If I had given my talk, I would have told everyone about Janine’s inventiveness and creativity. She often had to struggle to get by, so would come up with ingenious ways of making do. For years I’d tease her about her campfire coffee. She hated instant coffee, so when we were on our road trip she invented a way to make “real” coffee by wrapping the grounds up in a coffee filter, tying it up with thread, and dangling it into boiling water. It wasn’t half bad, truth be told, but I had to tease her anyway.
My 45th birthday
She’d often mock people irreverently as a passtime, but inside Janine was loyal and loving. She sometimes had difficulty expressing her love in so many words but I never doubted it. I was tickled and moved when she threw me a surprise birthday party on my 45th birthday. The cake said, “You old bat!!” in blazing red letters. Ironically, Janine was in ICU for her 45th birthday. I brought her a bright bouquet of balloons but it just wasn’t the same.
Janine was the one who went back and forth to Montana with me, time after time, working tirelessly and loyally by my side as we helped clean out years of clutter for mom. We worked like dogs but (and this should be no surprise) we laughed a lot and shared a lot of family history together, finding treasures amongst the junk. Finding treasure in each other’s company.
Janine's red curtains
For someone who was as photogenic as she was, Janine hated getting her picture taken. My shots of her are few and far between. She seemed to have a sixth sense about where camera lenses were pointing and made a point of looking the other way. My favorite is a grainy one of a young teen in a lacy dress, beautifully made up, smiling naturally into the camera.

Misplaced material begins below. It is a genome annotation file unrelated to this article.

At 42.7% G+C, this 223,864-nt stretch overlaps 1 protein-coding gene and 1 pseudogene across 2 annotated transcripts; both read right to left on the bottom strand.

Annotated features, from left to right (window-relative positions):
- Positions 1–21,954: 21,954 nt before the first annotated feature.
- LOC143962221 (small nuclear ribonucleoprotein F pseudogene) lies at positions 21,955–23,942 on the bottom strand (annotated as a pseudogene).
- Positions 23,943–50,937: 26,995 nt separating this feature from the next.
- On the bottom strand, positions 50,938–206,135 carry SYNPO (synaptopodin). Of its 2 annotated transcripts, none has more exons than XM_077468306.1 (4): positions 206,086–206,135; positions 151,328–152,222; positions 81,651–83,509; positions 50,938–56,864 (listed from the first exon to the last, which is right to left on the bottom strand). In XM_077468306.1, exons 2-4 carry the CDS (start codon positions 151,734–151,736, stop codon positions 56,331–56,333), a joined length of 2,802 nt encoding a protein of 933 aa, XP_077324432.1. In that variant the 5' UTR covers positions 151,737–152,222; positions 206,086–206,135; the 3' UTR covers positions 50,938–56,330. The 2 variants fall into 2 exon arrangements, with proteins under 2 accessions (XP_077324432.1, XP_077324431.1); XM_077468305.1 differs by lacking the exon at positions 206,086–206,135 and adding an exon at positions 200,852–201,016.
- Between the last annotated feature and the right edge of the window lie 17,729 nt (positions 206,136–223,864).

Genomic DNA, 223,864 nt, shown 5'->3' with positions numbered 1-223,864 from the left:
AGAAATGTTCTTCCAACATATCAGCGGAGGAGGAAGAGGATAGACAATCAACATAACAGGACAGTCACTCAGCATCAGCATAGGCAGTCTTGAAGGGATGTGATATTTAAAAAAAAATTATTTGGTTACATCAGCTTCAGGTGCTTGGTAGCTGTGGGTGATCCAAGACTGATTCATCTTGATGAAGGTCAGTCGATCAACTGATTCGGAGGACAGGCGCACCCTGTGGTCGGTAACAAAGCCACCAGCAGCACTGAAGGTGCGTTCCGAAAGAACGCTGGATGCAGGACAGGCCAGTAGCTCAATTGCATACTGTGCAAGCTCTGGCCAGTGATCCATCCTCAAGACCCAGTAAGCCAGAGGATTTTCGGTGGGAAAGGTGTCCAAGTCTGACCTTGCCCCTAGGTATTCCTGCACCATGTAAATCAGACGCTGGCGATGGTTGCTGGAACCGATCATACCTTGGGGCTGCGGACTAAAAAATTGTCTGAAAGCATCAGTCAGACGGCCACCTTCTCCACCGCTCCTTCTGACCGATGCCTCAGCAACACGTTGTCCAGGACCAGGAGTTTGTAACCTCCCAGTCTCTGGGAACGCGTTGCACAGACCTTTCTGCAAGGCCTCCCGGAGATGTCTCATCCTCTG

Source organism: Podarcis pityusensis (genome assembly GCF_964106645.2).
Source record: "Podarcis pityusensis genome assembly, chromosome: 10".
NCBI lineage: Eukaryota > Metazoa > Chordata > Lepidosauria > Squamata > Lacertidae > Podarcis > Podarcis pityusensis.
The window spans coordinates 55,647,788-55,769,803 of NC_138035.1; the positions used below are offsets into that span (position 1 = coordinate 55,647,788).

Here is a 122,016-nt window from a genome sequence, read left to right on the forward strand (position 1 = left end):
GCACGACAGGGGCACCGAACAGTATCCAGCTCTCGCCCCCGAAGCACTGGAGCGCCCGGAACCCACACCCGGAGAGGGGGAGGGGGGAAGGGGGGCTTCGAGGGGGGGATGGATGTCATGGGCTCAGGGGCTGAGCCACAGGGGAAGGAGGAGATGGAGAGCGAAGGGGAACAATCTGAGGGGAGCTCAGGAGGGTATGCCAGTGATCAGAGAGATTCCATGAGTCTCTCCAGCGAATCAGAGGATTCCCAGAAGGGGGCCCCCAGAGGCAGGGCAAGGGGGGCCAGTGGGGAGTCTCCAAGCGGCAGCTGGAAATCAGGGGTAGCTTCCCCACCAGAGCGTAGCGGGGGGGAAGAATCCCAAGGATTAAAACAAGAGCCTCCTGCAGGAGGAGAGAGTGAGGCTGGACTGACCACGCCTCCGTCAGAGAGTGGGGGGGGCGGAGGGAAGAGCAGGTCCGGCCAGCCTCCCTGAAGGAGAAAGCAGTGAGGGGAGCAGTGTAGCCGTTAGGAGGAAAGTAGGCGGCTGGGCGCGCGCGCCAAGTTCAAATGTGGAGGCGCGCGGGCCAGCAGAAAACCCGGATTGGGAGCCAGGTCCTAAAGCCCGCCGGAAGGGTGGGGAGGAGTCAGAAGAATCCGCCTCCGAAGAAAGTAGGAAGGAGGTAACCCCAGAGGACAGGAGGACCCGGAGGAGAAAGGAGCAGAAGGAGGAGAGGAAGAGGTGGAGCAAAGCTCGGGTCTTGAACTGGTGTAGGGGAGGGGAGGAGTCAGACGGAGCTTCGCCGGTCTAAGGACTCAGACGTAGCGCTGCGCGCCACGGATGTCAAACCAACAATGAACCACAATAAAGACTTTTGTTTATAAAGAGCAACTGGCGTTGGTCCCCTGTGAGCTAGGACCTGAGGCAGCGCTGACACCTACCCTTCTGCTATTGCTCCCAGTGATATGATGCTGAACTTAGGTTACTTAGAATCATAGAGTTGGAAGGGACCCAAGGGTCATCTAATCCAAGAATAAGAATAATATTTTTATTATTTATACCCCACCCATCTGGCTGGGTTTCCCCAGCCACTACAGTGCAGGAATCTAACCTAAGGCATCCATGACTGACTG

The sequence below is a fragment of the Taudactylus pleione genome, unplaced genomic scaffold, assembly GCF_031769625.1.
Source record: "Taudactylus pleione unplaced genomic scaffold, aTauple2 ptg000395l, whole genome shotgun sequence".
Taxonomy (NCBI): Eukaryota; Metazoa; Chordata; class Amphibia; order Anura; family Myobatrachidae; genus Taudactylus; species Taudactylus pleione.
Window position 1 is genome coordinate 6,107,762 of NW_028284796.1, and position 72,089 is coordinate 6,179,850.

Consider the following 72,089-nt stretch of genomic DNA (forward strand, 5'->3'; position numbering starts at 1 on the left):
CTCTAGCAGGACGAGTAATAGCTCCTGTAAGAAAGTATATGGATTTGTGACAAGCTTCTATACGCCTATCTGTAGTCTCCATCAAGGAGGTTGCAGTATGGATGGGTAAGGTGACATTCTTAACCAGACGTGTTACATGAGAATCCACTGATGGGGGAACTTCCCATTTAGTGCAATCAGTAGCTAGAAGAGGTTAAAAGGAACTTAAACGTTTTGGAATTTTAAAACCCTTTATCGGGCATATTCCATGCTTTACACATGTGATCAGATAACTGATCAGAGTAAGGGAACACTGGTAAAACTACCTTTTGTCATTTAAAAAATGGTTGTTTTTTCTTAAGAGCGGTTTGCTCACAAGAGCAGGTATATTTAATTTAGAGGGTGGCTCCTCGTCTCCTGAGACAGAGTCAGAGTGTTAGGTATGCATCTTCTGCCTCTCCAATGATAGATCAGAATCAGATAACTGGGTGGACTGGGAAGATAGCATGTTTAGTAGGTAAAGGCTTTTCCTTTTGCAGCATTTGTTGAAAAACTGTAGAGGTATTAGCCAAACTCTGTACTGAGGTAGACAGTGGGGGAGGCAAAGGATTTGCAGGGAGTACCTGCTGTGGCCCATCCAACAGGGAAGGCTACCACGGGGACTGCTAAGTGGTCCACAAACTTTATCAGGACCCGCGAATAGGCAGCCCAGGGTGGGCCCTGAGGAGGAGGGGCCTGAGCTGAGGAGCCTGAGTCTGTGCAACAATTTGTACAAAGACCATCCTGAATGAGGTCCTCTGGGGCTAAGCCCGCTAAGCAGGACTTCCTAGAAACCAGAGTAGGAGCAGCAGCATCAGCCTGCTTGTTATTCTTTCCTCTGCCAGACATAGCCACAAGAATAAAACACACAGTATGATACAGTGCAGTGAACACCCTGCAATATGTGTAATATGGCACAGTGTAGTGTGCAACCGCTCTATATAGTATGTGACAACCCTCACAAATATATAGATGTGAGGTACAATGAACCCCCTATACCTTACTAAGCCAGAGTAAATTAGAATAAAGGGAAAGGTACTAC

We became very close over the last couple of years of working together. I had edited some video of us as wee children, growing up throughout the movie, and she so treasured that little production. She watched it again and again, taking still shots of several of the scenes and cleaning them up and printing them out. We talked a lot about how things were then and what she could see in those images. She’d say over and over that she was so happy to have been given that video; that now she understood a lot more of what things were like all those years ago. This gratified me to no end.
There’s a lot I should have said that day but better late than never. We sure did have us a time, didn’t we sis. I love you.